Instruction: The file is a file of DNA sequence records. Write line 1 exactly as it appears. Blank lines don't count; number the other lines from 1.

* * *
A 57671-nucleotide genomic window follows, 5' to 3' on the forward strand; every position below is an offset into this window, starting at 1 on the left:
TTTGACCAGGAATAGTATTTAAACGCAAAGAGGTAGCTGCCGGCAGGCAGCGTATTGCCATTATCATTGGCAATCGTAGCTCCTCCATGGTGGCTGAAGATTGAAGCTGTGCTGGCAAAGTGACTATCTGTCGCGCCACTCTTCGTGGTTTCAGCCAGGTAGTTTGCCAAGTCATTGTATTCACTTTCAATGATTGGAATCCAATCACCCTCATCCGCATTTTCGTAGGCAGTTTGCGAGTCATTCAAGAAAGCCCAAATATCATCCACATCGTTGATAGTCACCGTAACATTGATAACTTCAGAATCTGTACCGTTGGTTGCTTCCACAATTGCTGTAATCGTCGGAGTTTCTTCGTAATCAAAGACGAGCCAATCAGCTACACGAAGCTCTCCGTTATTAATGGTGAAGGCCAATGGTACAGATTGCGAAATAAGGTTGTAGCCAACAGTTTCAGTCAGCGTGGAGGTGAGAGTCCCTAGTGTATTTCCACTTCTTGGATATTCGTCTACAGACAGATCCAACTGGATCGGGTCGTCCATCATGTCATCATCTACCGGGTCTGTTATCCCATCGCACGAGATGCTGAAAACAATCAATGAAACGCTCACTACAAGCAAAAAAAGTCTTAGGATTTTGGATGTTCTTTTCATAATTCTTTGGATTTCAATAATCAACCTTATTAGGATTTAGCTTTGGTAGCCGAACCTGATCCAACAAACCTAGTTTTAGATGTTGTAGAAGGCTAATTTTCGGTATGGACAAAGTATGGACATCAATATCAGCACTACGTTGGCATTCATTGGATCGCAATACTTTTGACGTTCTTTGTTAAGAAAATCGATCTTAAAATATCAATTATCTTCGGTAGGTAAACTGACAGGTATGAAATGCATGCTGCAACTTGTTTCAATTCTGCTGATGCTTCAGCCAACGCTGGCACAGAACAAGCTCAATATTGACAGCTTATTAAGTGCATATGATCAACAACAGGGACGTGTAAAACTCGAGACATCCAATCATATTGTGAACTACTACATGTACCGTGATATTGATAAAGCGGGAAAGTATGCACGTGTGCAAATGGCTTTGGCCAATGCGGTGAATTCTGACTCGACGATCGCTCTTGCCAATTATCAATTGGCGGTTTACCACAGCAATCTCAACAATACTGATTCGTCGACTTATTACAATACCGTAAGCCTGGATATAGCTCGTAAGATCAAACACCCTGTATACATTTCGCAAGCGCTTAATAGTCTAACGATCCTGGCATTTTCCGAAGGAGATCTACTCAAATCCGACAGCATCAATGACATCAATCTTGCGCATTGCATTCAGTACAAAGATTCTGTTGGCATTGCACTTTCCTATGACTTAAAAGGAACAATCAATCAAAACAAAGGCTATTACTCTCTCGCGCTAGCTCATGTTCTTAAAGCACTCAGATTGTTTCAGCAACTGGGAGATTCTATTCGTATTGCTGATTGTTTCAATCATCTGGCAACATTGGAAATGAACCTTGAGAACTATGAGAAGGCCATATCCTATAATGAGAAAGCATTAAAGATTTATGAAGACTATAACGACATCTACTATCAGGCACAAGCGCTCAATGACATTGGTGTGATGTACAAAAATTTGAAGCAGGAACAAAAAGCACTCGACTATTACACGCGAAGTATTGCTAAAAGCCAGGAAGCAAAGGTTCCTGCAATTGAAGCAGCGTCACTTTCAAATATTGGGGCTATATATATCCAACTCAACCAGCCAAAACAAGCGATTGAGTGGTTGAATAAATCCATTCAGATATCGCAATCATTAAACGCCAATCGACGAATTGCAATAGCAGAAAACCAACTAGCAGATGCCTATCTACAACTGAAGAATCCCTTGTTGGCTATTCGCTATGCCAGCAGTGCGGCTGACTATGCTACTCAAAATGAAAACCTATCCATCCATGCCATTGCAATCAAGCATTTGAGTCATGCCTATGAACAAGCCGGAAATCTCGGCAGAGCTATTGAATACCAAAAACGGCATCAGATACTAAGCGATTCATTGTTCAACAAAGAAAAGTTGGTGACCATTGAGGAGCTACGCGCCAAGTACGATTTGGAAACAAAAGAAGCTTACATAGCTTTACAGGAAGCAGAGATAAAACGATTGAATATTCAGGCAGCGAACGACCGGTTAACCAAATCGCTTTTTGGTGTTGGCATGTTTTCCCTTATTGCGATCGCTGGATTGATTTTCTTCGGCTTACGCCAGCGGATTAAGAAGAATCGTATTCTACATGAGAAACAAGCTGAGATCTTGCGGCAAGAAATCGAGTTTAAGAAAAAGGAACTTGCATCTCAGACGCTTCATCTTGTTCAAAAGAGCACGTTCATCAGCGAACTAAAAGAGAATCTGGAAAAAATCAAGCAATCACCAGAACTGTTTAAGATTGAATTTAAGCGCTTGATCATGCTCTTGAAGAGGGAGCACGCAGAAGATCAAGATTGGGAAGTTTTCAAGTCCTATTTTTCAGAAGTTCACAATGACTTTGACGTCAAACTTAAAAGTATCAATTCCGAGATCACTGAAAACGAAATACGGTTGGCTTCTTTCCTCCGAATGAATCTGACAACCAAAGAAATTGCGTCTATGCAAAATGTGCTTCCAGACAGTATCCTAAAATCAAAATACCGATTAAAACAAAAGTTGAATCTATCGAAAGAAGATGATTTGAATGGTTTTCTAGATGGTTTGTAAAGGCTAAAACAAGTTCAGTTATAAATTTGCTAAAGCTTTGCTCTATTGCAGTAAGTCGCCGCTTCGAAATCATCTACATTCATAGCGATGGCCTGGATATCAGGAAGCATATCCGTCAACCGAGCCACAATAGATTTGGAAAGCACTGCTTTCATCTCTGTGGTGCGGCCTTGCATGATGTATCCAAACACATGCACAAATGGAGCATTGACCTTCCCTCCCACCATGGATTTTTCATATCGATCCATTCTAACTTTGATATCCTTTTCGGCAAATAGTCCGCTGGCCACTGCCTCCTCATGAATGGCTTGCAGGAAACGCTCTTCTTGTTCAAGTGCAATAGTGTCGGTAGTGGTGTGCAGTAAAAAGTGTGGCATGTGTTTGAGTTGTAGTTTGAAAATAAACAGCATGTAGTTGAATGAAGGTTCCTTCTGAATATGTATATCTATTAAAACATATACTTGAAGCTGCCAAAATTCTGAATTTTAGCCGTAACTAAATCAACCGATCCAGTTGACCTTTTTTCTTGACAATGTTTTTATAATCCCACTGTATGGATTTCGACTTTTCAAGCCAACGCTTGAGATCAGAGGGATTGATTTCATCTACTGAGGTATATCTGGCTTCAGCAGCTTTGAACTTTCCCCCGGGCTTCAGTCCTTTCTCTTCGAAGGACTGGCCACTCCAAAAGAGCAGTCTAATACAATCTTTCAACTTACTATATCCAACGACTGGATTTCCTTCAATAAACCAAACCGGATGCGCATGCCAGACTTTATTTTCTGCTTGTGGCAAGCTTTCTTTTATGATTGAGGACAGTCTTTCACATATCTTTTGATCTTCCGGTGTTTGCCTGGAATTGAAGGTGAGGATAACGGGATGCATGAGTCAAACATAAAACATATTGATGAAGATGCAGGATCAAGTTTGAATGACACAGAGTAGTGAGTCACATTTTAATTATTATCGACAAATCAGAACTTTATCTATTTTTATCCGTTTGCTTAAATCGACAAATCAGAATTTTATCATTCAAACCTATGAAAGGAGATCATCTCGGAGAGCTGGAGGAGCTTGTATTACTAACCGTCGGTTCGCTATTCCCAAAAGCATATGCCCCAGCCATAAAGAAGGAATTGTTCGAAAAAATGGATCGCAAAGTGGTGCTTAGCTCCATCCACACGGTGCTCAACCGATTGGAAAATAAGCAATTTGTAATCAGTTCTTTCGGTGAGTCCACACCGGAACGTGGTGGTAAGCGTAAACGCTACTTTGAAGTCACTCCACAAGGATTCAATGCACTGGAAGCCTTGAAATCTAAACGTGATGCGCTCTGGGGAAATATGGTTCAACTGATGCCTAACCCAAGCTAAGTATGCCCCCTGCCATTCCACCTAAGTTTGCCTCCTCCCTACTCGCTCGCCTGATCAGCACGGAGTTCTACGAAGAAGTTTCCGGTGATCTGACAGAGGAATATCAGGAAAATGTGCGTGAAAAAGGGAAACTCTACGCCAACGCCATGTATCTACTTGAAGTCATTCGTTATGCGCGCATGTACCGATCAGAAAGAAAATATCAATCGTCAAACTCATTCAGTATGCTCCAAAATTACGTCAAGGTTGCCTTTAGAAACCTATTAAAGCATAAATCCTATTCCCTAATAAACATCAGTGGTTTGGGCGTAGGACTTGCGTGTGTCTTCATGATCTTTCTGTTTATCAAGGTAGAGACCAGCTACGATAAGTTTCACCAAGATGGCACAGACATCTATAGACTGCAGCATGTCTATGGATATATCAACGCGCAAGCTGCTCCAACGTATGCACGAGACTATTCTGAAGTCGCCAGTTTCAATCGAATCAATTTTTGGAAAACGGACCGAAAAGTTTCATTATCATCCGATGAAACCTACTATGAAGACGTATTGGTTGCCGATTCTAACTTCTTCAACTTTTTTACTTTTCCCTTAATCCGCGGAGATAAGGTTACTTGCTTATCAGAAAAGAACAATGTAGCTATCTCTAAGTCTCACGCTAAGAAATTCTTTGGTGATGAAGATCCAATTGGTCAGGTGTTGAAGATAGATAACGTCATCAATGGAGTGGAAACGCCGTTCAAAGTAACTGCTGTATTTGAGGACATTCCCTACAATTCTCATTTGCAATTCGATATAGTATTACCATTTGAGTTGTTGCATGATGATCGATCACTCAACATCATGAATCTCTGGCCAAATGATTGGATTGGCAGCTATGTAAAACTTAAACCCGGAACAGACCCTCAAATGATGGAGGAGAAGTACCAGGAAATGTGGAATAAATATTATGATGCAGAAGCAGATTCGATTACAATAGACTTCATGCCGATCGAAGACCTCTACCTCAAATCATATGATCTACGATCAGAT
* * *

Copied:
A 57671-nucleotide genomic window follows, 5' to 3' on the forward strand; every position below is an offset into this window, starting at 1 on the left: